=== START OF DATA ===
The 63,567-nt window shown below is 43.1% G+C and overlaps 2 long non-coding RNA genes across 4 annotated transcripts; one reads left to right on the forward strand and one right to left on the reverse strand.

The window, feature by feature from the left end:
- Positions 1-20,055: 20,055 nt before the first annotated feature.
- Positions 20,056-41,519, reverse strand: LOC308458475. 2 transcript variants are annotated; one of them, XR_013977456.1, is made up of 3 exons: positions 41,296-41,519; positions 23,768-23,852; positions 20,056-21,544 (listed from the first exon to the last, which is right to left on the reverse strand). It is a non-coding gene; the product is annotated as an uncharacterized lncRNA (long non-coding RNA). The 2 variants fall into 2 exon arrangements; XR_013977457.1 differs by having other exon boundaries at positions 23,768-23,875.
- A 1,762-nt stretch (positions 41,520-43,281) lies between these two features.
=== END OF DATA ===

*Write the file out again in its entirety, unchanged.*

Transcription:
The 63,567-nt window shown below is 43.1% G+C and overlaps 2 long non-coding RNA genes across 4 annotated transcripts; one reads left to right on the forward strand and one right to left on the reverse strand.

The window, feature by feature from the left end:
- Positions 1-20,055: 20,055 nt before the first annotated feature.
- Positions 20,056-41,519, reverse strand: LOC308458475. 2 transcript variants are annotated; one of them, XR_013977456.1, is made up of 3 exons: positions 41,296-41,519; positions 23,768-23,852; positions 20,056-21,544 (listed from the first exon to the last, which is right to left on the reverse strand). It is a non-coding gene; the product is annotated as an uncharacterized lncRNA (long non-coding RNA). The 2 variants fall into 2 exon arrangements; XR_013977457.1 differs by having other exon boundaries at positions 23,768-23,875.
- A 1,762-nt stretch (positions 41,520-43,281) lies between these two features.